Background metaphorics - background of images that makes it possible to reconstruct and understand seemingly non-metaphorical (and even purely theoretical) statements.
The language of imaginative horizons here is reminiscent of Heidegger and Gadamer.
62-63: "Metaphorics can also be in play where exclusively terminological propositions appear, but where these cannot be understood in their higher-order semantic unity without taking into account the guiding idea from which they are induced and 'read off'. Statements referring to data of observation presuppose that what is intended can, in each case, be brought to mind only within the parameters of a descriptive typology: the reports that will one day be transmitted to us by the first voyagers to the moon may well require us to engage in a more thorough study of American or Russian geography if we are to grasp the selective typicality of these reports, corresponding to the eyewitnesses' (anticipated) background. Faced with an artificial structure of speculative statements, the interpretation will only 'dawn' on us once we have succeeded in entering into the author's imaginative horizon and reconstructing his 'translation'. What preserves genuine thinkers from the crabbed scholasticism of their imitators and successors is that they keep their 'systems' in vital orientation, whereas academic routine uproots concepts and suspends them in idiosyncratic atomism. In undertaking an interpretive reconstruction, we will succeed in reviving such translations, which we propose to call 'background metaphorics', only within the parameters of a certain typology, and this is most likely to occur where a prior decision between opposed types of metaphors -- between organic and mechanical guiding ideas, for example -- has been made. It is not just language that thinks ahead of us and 'backs us up', as it were, in our view of the world; we are determined even more compellingly by the supply of images available for selection and the images we select, which 'channel' what can offer itself for experience in the first place."
Blumenberg argues that the contrast between mechanical and organic metaphors is itself not fixed, but emerges in the post-classical world. The classical machina has a broader meaning than the modern machine, referring to all sorts of contrivances and tricks. Lucretius' machina mundi does not yet have the connotation of automatism that would come with later clockwork metaphors, it merely contrasts the world as contrived or artful in contrast to the Stoic metaphysics of providence. The distinctive use of machine as a concept opposed organism arrives with the French Enlightenment. Blumenberg thinks that this emergence is more than coincidental, given how it serves the materialistic program of Enlightenment thought. (63-64)
For Plato, the universe was both constructed and living. It had to be conceived of as alive because it was understood to move itself, and ability to move oneself was the criterion of life. Mechanical models, like Archimedes' sphere, were seen by classical authors like as inferior imitations which merely demonstrated the rationality which must exist to a superior degree in the original. In Lactantius we see a Christian recasting of the interpretive function of Archimedes sphere: now it shows that the universe can be in motion after an initial impetus without requiring any animation. There is a clear theological interest behind this: reducing the world to a mere mechanism leaves God alone in transcendence. (64-66)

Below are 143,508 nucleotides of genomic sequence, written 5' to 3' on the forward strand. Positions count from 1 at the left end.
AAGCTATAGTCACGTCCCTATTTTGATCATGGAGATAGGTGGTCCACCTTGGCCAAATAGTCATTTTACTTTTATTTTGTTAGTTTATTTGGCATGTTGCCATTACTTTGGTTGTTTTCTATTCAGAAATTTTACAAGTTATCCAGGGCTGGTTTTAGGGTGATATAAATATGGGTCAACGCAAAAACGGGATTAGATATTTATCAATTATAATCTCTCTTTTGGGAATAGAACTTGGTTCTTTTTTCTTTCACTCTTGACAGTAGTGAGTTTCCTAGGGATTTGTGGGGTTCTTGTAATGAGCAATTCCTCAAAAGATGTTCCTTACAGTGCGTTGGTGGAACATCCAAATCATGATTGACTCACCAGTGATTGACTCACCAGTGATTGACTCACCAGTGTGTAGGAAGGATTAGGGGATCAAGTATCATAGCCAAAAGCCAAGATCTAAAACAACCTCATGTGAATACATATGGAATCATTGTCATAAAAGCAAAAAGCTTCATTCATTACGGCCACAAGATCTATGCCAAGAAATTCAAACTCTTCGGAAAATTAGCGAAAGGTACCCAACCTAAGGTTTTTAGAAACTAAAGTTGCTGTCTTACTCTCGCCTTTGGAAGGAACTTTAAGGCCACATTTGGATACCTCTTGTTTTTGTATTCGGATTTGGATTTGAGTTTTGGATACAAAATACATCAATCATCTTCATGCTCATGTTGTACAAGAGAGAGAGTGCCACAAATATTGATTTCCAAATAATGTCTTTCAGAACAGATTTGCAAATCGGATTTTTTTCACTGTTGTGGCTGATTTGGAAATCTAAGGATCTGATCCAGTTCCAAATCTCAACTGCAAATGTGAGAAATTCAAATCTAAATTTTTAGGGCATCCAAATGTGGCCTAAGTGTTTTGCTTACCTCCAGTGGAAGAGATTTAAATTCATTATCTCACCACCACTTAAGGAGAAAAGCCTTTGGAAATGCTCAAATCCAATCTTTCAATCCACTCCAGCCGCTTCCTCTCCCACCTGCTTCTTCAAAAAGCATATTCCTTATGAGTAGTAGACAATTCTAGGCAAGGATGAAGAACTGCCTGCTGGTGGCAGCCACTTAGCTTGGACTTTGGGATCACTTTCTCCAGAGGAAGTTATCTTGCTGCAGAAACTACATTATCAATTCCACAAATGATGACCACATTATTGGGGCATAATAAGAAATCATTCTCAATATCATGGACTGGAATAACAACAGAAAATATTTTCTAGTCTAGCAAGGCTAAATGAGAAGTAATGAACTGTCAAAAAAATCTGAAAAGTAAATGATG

Nicolaus of Cusa characteristically saw Archimedes' model as a projection of the human mind, an invention created in place of divine creativity rather than an imitation of the universe. While an Aristotelian view of technology as mimetic lent itself to organic metaphors, Cusanus' opens a way to distinctively mechanical metaphors. (67)
Descartes abjures the project of understanding what the world or organisms are in themselves. Instead, he proposes to understand them externally, by transferring our knowledge of mechanical devices as hypothetical stand-ins. Having made the metaphorical substitution of machine for world or organism, however, Descartes is also able to substitute a pragmatic view of the aims of inquiry for a theoretical one: since there is a surplus of possible mechanical constructions which could be made to stand in for any natural entity, the choice between them is made on the ground of what works best (and if the model works better than its natural counterpart, then it a truer example of the original function than what is in nature). (68-70)
Blumenberg contrasts the book of nature and clockwork universe metaphors. The output of the clock -- the actual display of time -- is not significant in the use of the metaphor; what matters is its predictable functioning. For the book of nature, on the other hand, the informative content is critical; what is significant in the metaphor is that there is a message that could be communicated. (71)
The clockwork metaphor emphasizes God's initial creative act at the expense of God's continuing involvement in the world. (71-72)
With the book of nature, man remains external to the metaphor, as the intended reader. Human beings are among the things brought under the clock metaphor, however, in the works of Voltaire and Vauvenargues. The French moralists typically indentified the passions with the internal working of the clock, and reason as the display (in a way that hoped to gain assent and accomplish their aims) of those hidden instincts and passions. (72-73)
In The Crisis of the European Sciences, Husserl metaphorizes the scientific enterprise itself as a mechanism, and metaphorizes the implicit goal of the enterprise as an ideal textbook which puts together all of its achievements in a coherent whole. (75-76)